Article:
Docker for CI/CD

As our team has grown, we’ve seized the opportunity to improve processes that had previously been held back by our small size. Steering an organisation towards continuous delivery and away from the waterfall model is interesting in itself but for now I want to focus specifically on how well Docker is suited for CI/CD.

Docker recently (relatively) rolled out a tool called docker-compose. Very simply, it’s a YAML file that you can create yourself in under a minute that defines the set of Docker containers your application uses. For each container, you can either use your own Dockerfile or one on a public repository. You can also set any environment variables, links between containers and where your project should be mounted in each container.

For the developer, it’s remarkably simple but for the development process, it’s a paradigm shift. Now that docker-compose file has been created, it can be added to your Git/SVN repository so that not only is your code on the repository but the environment in which it runs is too.

This means that, if you deploy your application using the docker-compose file in your repository, in your staging environment, and everything works, then there is very little that would stop it working if you repeat the same process on production. It also means that, because the process is contained within a YAML file, if something does go wrong, not only do you have an audit trail for your code to help you but you also have one for the environment in which it runs.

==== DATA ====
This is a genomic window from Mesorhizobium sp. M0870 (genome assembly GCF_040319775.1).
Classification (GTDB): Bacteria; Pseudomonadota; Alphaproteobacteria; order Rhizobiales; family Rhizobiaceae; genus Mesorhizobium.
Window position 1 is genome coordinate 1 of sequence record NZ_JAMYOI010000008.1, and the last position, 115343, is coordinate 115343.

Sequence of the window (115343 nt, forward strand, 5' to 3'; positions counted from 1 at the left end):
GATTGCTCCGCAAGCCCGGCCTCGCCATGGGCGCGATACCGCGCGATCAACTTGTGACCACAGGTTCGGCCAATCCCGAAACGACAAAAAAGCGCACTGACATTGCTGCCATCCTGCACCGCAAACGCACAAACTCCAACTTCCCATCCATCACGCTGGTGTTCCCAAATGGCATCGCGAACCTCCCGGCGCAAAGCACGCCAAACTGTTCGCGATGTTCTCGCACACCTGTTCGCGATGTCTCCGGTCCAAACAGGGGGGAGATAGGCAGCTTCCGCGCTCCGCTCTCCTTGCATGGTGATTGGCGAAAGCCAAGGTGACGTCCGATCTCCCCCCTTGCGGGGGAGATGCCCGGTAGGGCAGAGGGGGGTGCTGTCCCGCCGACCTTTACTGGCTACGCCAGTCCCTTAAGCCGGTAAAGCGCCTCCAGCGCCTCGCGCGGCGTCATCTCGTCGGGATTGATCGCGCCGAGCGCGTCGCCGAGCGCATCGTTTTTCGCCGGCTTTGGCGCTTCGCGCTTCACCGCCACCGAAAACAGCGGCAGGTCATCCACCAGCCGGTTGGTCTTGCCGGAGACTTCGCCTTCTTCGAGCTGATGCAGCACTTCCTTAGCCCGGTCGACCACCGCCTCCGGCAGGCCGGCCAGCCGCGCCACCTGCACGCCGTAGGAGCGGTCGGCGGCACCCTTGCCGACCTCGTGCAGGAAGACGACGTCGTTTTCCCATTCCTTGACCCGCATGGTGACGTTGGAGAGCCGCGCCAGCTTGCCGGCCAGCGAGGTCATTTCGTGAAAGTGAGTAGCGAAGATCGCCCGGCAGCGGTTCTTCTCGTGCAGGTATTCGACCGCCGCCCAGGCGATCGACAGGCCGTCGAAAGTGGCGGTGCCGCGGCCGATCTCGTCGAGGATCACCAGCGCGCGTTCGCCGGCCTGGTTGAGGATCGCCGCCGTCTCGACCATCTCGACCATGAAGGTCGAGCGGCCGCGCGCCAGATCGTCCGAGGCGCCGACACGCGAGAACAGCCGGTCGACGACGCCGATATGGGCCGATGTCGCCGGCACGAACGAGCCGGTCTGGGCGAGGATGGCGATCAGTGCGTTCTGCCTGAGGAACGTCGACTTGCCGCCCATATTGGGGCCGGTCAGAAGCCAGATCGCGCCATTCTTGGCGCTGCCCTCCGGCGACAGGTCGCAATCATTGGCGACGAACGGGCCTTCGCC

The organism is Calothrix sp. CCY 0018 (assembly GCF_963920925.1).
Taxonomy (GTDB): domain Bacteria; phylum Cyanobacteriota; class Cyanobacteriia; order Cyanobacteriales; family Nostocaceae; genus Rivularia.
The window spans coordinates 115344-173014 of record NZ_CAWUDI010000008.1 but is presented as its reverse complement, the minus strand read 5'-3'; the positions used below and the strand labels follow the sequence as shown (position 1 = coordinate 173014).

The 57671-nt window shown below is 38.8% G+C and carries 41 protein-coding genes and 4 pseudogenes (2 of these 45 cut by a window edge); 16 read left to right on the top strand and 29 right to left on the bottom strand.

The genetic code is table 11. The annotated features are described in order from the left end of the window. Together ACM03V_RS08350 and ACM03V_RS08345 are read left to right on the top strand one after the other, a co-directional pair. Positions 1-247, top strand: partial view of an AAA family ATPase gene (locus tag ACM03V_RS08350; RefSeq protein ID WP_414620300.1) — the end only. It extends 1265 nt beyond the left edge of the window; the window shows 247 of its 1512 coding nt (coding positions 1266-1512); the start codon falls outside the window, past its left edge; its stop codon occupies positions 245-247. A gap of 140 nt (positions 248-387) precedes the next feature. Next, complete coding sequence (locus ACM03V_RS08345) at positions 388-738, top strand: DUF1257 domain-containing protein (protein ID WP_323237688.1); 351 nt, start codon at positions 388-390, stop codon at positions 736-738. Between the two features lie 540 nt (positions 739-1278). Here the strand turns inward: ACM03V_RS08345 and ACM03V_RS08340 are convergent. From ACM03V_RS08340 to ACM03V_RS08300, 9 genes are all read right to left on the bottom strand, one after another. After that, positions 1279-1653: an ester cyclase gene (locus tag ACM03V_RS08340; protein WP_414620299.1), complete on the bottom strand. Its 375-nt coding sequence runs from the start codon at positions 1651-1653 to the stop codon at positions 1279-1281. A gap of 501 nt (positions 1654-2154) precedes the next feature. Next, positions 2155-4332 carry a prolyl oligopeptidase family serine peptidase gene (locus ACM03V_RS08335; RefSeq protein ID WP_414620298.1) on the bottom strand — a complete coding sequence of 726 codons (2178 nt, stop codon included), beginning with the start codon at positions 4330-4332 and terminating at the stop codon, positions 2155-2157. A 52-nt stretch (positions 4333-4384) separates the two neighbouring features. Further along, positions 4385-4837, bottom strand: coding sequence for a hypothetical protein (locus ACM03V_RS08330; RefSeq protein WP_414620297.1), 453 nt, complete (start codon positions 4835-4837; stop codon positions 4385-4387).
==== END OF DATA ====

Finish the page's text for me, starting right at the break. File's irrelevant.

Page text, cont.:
This is the foundation of CD – but what about CI?

Well, if you use programmatic tests – be they unit tests, frontend test and/or server configuration tests, you can write a small script that runs them and add it to the repository as well. After setting up your containers with docker-compose, you can run your tests on the Docker containers it creates. If the tests pass on staging, it is very unlikely they would fail in production.

I can’t overstate just how easy this is and how well it can work. In just two months, we’ve moved all of our development to Docker-based CI/CD – and we’ve written our own software to automate all of the heavy lifting:

  1. We have a web hook set up in GitHub so that GitHub reports each push
  2. Our system (built in 2 days) runs clones the repository at the commit that was just pushed
  3. It then runs the docker-compose file contained within the repository and runs tests specified in a separate YAML file on the corresponding containers
  4. The output is captured and stored in the system and we get alerted via Slack if a test fails (typically we know if we’ve broken something within 3 minutes of pushing)
  5. If all of the tests pass and if the commits are to the master branch, another command could be run to copy the repository at that commit to production.

 

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